In the following discussion around Creating Value my approach is to focus upon some aspects of the policy framework that provide particular evidence of the kind of “combined action” of government and the culture and arts sector that the DCA is proposing in this document. When seen against a more cultural understanding of the “action” of making art and the dynamic processes of producing and identifying with culture, it becomes clear why it may be considered that the DCA and many Western Australian cultural producers may not be engaged in the same project at all, let alone be in effective partnership or coalition.

“Public Value” and the Specifications of Cultural Production

Eliseo Vivas observes that in the process of creatively applying symbolic order and understanding to the physical world, humanity acquires culture and an ability to better exploit the world. He also notes that in this process “of constituting the world, [human-kind’s] merely physiological needs are complicated by new needs” (129); new systems of cultural values that assume no less importance in human activity than our more basic bodily needs. Vivas pertinently states, however, that more often than not in human society within a complex and existing symbolic order these cultural needs simply become an aspect of our practical functioning (an extension of survival), and we tend to inhibit our capacity to constitute the world through creative and symbolic endeavours. This depiction of cultural production as an activity that is constitutive of the world is particularly significant in relation to the DCA’s Creating Value. Despite noting that “it is through creative people that we better understand our world” (DCA, Creating Value 8), which echoes with Vivas’s contention that “the poet is needed to give the practical man his stage” (Vivas 129) the policy framework seems rather to exemplify the inhibiting of culturally constitutive activities (production) in favour of “practical functioning” (reproduction).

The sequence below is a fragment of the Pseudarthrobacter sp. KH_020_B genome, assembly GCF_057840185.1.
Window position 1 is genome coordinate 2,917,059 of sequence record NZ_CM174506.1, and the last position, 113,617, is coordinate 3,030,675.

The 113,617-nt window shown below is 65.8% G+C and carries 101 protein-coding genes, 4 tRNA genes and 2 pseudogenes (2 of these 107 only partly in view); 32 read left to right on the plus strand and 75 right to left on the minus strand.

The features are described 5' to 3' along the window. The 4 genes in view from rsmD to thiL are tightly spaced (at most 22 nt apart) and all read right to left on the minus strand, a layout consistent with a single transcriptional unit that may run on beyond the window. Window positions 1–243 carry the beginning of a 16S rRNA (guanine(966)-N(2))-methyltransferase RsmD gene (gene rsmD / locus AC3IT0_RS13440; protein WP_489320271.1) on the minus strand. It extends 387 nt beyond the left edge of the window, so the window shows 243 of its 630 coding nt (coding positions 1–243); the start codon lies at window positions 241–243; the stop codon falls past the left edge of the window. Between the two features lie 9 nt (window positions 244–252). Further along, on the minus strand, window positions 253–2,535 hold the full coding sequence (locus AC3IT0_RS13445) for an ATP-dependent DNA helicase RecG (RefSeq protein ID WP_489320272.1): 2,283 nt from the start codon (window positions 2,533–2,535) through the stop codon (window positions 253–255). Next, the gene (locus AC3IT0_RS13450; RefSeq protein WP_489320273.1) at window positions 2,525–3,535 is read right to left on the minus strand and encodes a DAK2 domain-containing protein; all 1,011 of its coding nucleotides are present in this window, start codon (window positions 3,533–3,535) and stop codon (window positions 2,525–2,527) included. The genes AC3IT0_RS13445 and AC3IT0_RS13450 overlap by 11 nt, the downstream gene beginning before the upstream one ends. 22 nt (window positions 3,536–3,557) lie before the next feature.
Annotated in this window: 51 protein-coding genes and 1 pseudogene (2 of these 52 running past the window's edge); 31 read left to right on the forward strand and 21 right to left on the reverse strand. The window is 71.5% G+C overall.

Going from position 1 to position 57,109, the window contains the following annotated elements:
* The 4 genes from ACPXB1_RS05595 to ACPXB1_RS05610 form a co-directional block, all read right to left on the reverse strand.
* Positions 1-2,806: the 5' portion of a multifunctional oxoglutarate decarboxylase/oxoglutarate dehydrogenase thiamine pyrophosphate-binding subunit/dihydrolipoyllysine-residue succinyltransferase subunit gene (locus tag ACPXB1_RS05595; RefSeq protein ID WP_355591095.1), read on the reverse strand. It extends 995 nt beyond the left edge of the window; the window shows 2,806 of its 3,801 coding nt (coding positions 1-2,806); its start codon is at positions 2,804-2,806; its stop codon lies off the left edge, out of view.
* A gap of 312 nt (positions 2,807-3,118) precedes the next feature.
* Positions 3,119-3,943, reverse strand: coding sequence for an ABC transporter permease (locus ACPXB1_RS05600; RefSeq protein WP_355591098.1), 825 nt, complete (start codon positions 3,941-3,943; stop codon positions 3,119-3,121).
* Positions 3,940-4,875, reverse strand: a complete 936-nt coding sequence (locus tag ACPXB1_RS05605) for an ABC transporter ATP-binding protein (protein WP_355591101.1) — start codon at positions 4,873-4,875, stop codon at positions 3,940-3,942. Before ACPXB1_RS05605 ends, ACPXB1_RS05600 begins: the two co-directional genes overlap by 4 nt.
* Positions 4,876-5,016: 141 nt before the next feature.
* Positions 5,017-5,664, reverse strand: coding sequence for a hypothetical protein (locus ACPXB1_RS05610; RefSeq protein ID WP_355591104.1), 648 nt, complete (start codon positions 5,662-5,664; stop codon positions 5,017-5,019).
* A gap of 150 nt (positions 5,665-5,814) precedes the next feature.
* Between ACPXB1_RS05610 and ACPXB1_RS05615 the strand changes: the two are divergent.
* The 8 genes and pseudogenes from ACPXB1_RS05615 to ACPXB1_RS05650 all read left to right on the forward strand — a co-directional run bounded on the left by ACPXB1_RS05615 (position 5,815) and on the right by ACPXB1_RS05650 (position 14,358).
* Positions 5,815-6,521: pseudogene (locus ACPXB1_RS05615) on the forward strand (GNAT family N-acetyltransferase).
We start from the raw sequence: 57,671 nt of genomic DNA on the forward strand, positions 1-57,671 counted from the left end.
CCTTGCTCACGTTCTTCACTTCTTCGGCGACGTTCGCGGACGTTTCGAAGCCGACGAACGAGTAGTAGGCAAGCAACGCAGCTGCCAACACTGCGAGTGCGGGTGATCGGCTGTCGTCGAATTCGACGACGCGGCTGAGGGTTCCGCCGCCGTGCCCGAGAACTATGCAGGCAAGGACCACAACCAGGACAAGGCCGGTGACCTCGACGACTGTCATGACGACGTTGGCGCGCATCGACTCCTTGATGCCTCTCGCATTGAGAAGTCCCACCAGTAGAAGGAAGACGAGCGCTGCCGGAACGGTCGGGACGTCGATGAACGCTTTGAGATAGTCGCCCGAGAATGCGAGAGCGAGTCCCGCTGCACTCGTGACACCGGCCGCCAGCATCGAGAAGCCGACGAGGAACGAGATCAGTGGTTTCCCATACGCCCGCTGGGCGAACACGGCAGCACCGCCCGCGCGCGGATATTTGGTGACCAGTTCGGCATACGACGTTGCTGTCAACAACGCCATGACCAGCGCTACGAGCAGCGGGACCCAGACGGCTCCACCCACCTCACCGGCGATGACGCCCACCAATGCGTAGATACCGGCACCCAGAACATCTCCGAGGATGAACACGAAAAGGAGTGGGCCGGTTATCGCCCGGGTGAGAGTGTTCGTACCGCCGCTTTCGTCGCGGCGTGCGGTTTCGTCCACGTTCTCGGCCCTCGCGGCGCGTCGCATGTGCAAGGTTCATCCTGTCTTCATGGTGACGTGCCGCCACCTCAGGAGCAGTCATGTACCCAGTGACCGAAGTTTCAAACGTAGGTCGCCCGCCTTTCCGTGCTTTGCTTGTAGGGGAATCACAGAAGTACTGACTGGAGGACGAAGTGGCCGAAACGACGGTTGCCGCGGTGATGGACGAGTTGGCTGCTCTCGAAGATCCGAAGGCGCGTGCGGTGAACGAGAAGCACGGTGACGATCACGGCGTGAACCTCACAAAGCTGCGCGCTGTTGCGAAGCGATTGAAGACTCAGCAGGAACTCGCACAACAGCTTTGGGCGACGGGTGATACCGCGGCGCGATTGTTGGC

What can be observed particularly well in the DCA’s policy framework is how effectively ideas associated with creative and cultural production have been co-opted to the cause of “practical functioning”. Looking for instance at the notion of “creativity” within Creating Value we discover that “creativity is the driving force of the arts and culture sector” (DCA, Creating Value 5) and that “creativity” is one of the “priority public value principles” for the policy framework, along with “engagement”. Reading more closely one understands that creativity is seen as producing the “distinctive” and the “unique”, a brand that is recognised as Western Australian and which, through such “recognition” and “significance” and through its “enriching” and “transforming” capacities (7), is seen to “add to a sense of place and belonging” (11) for the WA community. This in turn makes WA a “better place to live, work and visit” and ultimately delivers “economic and social outcomes that encourage and support growth” (2). The DCA’s strategies appear to have little to do with a dynamic conception of culture in which new worlds and systems of values may be constituted, but is focussed upon the optimisation and rationalisation of economic outcomes under the guise of “public value”.